Napoleon and the First Empire's Ministries of War and Military Administration
|Author: ||Dague, Everett Thomas|
The original archival research contained in this work redefines the nature and position of Napoleon’s Ministry of War. Under the First Empire the Ministry developed as a combined action of competing administrative authorities. Stable and self-referencing, the Ministry was flexible, which reflected its growing professionalization. Under the Ancien Regime, the Revolution, and the early Empire administrative officers were often chosen for other reasons than administrative ability, and always subject to the influence of military and civilian outsiders. This work examines the development of the army’s field and bureaucratic administrative operations. This examination includes the creation of a professional class of administrators during the course of the seventeenth century and, in particular, during the French Revolution and the bureaucratic development of the Ministry of War between 1799 and 1814.
While the field and bureaucratic operations are surveyed as an evolving process, the work also introduces sociometrical analysis by tracking the Napoleonic careers of the major military administrative figures, in particular Minister of War Henri Clarke. The successes and failures of the war administrative bureaucracy are considered by examining the relationships between ministerial-level administrators.
The conclusion stresses the long-term impact of the Napoleonic military-administrative experience by discussing the restructuring of the Restoration ministry of war. The reestablishment of the Napoleonic model of military administration in the post-Napoleonic period, and the reemergence of Napoleonic administrative professionals and institutions, created a condition which affected French social, military and political development into the twentieth century.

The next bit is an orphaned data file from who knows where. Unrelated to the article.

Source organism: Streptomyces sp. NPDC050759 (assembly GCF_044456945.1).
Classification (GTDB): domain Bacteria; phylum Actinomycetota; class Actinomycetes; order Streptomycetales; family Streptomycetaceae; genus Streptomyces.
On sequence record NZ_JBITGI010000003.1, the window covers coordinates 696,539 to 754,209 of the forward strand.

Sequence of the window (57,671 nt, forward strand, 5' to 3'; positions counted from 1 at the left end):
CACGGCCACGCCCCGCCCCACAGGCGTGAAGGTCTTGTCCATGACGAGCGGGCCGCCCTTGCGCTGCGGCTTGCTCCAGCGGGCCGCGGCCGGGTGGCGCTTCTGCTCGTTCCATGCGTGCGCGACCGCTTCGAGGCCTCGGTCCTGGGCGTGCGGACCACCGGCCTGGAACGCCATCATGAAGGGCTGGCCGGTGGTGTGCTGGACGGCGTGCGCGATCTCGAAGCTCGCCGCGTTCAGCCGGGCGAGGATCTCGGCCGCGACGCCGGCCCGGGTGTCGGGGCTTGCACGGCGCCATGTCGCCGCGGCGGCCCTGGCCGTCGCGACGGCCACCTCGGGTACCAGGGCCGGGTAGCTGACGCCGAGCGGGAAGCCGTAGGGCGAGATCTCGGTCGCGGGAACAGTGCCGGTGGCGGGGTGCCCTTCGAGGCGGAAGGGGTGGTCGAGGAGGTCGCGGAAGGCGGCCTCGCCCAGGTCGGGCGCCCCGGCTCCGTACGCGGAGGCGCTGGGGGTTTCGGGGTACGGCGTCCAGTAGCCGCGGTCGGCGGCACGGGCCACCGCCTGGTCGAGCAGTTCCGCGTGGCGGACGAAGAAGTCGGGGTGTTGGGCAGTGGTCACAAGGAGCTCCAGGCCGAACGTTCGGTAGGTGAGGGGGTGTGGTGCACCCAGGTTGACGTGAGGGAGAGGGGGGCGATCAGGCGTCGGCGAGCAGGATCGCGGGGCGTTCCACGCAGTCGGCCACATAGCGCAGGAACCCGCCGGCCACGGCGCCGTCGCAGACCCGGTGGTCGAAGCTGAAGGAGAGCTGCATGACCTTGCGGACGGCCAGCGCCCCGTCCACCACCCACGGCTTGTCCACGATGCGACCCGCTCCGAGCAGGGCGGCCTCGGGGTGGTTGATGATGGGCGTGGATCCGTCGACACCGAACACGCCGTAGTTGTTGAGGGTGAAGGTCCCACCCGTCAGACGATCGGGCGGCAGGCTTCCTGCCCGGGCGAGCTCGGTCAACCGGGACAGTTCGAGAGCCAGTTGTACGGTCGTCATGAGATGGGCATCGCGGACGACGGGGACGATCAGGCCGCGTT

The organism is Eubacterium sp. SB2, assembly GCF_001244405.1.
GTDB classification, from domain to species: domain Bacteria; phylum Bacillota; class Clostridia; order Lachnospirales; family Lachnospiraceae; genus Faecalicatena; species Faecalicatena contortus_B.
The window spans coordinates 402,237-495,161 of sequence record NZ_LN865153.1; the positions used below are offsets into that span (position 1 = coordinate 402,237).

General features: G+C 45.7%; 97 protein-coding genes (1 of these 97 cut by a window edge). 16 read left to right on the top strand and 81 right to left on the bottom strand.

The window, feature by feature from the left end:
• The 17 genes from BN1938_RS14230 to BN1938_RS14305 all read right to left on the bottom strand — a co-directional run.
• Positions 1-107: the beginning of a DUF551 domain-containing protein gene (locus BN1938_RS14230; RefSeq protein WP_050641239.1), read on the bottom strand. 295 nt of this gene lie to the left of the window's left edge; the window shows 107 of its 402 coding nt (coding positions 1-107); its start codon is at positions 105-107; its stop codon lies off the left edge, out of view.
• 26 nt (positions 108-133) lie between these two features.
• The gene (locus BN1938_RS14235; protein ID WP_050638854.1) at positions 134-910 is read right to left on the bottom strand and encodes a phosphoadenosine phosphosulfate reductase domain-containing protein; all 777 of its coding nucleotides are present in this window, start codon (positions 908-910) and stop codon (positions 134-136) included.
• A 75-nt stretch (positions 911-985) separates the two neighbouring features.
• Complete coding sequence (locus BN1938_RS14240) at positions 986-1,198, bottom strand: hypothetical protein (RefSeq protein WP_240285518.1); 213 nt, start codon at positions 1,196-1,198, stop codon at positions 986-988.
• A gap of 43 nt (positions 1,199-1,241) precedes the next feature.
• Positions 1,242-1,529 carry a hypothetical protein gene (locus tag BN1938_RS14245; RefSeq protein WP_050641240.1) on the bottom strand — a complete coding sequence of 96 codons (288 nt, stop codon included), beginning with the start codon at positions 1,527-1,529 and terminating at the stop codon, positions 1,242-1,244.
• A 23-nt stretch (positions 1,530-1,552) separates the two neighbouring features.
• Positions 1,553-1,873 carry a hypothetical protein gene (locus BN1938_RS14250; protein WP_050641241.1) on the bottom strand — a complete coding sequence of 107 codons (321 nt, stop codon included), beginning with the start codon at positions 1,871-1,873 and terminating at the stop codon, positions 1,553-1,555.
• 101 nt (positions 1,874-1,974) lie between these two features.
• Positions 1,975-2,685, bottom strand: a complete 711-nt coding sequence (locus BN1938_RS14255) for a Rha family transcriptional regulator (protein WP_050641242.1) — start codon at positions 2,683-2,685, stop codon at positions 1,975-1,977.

“ ... One of Dr. Dague’s most useful contributions is the support he provides to the revisionist argument that French logistics were a far cry from the improvisations of popular mythology ... No less important is Dr. Dague’s demonstration that the synergy that developed between its bureaucratic operational developments under the Empire created a stabilizing balance that for over a century enabled the army to preserve its autonomy without challenging the political system, no matter what its nature ... Dr. Dague merits the appreciation of the academic community for opening [these] subject[s] with such force and clarity.” – (From the Foreword) Professor Dennis Showalter, Colorado College
“Dr. Everett Dague has produced a splendid work, based heavily on archival resources. It will convince readers that Napoleon’s Minister of War, Henri Clarke, a first generation Frenchman of Irish descent, should be better known ... Dr. Dague shows that Clarke shaped the war ministry to support Napoleon’s campaigns, and created an effective bureaucracy that worked smoothly with French governments for a hundred years. He demonstrates that Napoleon was not his own war minister ... but was heavily dependant on Clarke.” – Professor Owen Connelly, University of South Carolina
“ ... Future historians cannot ignore this work. Not only is the archival work penetrating and thorough, but the interplay of bureaucratic machinery and personalities in decision making is an area that historians must pay further attention to deepen our understanding of how administrations function and, at times, fail.”
– Shirley A. Leckie, Professor Emerita, University of Central Florida
Table of Contents
Table of Contents
Foreword by Dennis Showalter
1. Preface and Terminology
2. Introduction: The Historiographical Traditions of Napoleonic Adminstration
3. A Revolutionary Ministry of War? Antecedents and Precedents, 1715-1799
4. Bureaucratic Evolution, November 1799 to August 1807
5. The Rise of Henri Clarke
6. Development and Operations of the War Ministry under Henri Clarke, 1808-1810
7. Army-Building, Administrative Operations and the Walcheren Island Colonne Mobile, 1811
8. The Opportunity of Malet
9. The Coming Storm: 1813
10. 1814: Annus Terribilis
11. After the Emperor, Beyond the Empire
12. Structure and Organization of the Ministries of War, War Administration, and Related Offices, 1799-1815